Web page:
The Mac mini as a Video Editor

In our review of the Mac mini, we mentioned that we would take a closer look at iMovie HD in a later article, and although iMovie isn't totally related to using the mini as a HTPC, this is the best place that we could find to put our iMovie HD thoughts.

For the most part, "user friendly" video editing software is pretty horrible. The interfaces are overly simplified to the point that it's hard to actually get any good editing work done. I'll touch on the performance aspects of them shortly, but needless to say, I'm not a fan of cheap, entry-level, video editing packages.

Being a part of iLife '05, which is priced at $79, meant that iMovie HD would inevitably fall into the category of a "cheap" video editing package, but as you can expect, the interface doesn't suffer the fate of other similarly-priced applications.

The interface is relatively simple, content is on the right side of the window, your preview window is on the left, and underneath, you have your timeline. In terms of the organization of the interface, everything is where you'd expect it to be from a non-linear editing (NLE) program.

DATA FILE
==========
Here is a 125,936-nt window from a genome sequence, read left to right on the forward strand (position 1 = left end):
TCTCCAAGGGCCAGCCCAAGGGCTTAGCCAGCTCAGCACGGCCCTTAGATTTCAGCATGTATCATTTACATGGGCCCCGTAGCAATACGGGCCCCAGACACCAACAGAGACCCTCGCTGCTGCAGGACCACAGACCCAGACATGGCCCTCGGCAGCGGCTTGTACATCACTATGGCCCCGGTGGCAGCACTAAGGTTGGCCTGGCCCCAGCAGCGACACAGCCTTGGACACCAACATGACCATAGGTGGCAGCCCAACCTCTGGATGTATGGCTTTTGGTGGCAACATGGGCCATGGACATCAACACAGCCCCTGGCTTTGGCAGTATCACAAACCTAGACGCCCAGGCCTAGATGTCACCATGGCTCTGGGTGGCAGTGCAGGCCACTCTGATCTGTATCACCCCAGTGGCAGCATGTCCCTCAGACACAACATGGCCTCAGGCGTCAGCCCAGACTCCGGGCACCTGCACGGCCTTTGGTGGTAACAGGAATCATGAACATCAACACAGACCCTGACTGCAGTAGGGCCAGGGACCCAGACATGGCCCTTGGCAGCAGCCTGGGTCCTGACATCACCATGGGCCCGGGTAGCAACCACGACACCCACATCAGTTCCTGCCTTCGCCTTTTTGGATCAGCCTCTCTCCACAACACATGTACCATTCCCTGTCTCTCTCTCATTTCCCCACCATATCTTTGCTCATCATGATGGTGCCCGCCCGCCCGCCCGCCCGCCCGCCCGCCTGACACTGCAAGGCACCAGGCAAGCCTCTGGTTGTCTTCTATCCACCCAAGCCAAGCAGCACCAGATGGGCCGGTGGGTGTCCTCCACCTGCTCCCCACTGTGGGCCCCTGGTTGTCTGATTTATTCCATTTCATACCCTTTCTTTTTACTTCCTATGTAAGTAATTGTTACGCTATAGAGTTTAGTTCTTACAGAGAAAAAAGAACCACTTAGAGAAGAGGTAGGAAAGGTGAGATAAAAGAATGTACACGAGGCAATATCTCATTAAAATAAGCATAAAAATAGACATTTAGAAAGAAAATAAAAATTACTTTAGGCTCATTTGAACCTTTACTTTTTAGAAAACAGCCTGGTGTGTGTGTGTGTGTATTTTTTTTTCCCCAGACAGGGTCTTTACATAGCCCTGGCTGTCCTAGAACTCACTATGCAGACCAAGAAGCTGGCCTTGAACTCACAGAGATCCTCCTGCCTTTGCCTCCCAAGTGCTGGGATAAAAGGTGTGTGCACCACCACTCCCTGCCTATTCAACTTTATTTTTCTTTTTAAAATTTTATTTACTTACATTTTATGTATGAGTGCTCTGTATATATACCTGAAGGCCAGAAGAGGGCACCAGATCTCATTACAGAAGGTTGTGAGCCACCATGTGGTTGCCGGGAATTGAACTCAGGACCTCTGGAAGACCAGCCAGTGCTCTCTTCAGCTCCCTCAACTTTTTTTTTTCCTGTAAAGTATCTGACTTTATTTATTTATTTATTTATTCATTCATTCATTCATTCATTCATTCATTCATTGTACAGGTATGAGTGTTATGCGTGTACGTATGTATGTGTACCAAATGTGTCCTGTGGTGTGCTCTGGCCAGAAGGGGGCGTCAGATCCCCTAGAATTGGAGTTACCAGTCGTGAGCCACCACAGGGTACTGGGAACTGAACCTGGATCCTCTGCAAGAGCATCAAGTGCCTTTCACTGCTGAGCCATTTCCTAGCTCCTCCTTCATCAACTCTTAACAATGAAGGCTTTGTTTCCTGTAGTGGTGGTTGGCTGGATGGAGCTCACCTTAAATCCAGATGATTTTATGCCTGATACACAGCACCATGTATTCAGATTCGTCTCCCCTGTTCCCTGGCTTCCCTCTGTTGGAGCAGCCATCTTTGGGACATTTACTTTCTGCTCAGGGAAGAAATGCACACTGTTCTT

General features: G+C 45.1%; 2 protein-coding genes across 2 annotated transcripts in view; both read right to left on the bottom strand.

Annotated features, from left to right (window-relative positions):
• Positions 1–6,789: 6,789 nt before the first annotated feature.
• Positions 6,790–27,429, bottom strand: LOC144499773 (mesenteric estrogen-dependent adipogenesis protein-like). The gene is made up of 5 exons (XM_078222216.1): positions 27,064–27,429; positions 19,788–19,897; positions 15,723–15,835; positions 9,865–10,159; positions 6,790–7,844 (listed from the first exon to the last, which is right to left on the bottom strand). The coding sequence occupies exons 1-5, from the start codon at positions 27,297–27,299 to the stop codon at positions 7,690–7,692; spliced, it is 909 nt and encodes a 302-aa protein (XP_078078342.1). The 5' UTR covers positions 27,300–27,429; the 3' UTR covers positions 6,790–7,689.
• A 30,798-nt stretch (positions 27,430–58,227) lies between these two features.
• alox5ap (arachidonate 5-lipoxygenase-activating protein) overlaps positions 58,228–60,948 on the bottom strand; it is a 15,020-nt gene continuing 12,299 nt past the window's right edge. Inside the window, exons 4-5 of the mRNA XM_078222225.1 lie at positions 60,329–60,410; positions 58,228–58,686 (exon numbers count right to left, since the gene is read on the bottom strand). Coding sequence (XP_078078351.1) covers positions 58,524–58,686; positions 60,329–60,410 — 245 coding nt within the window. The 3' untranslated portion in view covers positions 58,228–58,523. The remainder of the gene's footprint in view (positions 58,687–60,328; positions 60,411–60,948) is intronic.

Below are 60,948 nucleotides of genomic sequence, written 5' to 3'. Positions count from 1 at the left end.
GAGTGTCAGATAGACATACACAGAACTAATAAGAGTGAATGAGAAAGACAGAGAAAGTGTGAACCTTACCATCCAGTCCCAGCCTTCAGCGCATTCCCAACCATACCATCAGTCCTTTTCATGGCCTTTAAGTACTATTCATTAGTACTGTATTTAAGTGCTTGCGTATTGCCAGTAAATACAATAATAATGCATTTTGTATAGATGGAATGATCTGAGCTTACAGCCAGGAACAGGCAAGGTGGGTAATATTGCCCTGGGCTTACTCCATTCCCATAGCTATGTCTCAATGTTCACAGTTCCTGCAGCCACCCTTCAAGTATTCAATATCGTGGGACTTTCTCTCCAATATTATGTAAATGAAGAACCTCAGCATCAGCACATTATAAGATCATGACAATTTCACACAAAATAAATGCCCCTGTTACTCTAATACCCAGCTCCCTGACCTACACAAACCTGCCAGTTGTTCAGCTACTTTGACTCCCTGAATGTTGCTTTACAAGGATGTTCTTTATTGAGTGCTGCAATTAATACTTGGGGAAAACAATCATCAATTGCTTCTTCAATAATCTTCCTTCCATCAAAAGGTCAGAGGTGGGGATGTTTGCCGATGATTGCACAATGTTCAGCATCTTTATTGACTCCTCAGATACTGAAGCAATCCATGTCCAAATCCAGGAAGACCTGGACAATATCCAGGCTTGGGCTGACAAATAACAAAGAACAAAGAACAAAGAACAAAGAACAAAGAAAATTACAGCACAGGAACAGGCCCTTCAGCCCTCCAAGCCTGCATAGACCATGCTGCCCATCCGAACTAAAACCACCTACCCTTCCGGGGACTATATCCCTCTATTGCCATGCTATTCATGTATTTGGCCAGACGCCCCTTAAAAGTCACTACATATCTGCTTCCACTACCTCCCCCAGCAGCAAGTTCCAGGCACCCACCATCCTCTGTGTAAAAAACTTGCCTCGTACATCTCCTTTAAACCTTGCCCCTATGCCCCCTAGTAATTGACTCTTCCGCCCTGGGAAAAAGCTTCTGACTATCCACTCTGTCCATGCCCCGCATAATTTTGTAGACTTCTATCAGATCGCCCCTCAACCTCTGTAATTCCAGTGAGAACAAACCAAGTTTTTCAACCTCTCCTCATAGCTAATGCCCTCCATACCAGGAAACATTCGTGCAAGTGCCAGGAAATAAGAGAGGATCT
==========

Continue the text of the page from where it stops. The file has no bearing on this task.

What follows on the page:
What I found most interesting was that despite the relative simplicity of the interface, iMovie HD just didn't seem like an OS X program developed by Apple. I look at things like Mail, TextEdit or even Pages, and they all have a certain feel to them and flexibility in their UI that makes them distinctly Apple. I did not get that same feeling from iMovie HD. And although most were, not all features were totally intuitive on how to implement them, which is a bit disappointing from a UI standpoint. Given that many AnandTech readers have been using iMovie for much longer, I'm curious as to how Mac users in general view the iMovie UI, not from the perspective of NLE applications, but compared to all of Apple's applications. It's tough to pinpoint exactly what about iMovie HD that makes it feel so different than the majority of iLife or other OS X applications, but to me, it just did. Part of it may be that while OS X itself as an OS seems so much of an improvement, interface-wise, over anything else out there, you tend to expect similarly impressive UIs from all of its applications (at least those that are developed by Apple). While you can argue that elements of iPhoto 05's UI are similarly perfect, it's tough to do the same about iMovie HD (or even Pages).